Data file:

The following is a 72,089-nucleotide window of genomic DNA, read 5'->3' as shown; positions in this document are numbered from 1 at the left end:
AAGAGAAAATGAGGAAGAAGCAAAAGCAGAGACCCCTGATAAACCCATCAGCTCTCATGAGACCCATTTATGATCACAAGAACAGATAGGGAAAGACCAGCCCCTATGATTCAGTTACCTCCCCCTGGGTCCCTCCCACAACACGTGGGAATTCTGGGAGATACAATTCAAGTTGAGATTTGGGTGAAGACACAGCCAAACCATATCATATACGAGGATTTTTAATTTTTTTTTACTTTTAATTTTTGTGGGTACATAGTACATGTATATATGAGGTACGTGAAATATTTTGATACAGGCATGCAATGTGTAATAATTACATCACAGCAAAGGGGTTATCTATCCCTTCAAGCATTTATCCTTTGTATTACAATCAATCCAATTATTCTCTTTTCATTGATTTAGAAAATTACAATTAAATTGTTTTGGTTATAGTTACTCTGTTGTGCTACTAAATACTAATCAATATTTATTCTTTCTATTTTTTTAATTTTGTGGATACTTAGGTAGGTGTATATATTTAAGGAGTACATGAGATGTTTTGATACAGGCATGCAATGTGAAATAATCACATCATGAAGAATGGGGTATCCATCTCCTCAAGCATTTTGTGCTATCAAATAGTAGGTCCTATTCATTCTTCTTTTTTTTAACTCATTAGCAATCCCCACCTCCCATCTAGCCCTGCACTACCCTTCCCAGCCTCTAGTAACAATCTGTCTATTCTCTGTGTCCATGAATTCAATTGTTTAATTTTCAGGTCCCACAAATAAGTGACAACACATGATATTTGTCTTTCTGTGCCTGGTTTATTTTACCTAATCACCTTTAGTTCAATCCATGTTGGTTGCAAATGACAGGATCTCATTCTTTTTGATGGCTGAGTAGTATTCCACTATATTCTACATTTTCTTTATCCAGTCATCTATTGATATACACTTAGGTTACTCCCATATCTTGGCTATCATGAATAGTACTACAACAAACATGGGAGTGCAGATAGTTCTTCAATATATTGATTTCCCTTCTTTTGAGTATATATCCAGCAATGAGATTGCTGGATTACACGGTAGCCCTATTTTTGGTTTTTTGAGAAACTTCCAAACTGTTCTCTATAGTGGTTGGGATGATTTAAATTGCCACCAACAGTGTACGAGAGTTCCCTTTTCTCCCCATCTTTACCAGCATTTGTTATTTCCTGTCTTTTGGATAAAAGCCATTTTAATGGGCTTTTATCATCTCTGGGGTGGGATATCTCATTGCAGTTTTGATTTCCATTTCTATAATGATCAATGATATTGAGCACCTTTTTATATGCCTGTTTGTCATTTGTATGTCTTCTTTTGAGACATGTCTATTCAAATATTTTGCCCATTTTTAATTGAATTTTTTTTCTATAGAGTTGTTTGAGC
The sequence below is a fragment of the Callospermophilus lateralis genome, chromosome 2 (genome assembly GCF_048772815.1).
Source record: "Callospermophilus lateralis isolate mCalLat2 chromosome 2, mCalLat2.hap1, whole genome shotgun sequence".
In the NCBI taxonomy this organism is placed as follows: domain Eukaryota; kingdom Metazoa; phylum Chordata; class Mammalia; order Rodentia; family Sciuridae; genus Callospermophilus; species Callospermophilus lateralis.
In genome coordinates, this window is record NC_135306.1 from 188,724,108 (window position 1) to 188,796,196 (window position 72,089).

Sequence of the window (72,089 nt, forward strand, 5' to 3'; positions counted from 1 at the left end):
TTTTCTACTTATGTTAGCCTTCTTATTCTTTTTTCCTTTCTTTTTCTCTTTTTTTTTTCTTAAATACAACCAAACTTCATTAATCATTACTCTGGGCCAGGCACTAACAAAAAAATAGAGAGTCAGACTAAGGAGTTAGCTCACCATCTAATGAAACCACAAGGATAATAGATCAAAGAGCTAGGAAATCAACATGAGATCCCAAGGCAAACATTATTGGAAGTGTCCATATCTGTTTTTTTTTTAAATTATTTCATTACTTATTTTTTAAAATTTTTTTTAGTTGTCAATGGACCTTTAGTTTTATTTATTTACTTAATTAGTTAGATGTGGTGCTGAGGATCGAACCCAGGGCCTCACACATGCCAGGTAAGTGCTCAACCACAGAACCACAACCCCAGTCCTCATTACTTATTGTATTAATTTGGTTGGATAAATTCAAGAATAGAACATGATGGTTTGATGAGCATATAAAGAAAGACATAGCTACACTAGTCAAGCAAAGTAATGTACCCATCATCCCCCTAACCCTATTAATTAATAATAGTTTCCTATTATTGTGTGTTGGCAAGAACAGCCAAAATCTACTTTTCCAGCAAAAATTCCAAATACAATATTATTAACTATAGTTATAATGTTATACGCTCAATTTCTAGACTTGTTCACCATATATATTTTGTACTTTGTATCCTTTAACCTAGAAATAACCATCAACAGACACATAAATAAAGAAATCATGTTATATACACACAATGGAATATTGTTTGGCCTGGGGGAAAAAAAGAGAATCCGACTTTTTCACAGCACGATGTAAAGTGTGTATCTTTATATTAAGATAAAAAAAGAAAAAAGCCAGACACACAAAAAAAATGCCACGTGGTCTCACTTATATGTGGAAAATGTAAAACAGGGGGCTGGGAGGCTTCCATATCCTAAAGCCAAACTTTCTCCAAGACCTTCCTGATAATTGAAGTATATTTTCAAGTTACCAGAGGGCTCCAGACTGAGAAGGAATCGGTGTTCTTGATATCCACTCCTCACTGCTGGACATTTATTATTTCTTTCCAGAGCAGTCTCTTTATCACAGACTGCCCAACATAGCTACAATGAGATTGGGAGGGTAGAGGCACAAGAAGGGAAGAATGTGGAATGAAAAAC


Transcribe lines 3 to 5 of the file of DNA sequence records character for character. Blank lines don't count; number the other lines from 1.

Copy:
The sequence below is a fragment of the Callospermophilus lateralis genome, chromosome 2 (genome assembly GCF_048772815.1).
Source record: "Callospermophilus lateralis isolate mCalLat2 chromosome 2, mCalLat2.hap1, whole genome shotgun sequence".
In the NCBI taxonomy this organism is placed as follows: domain Eukaryota; kingdom Metazoa; phylum Chordata; class Mammalia; order Rodentia; family Sciuridae; genus Callospermophilus; species Callospermophilus lateralis.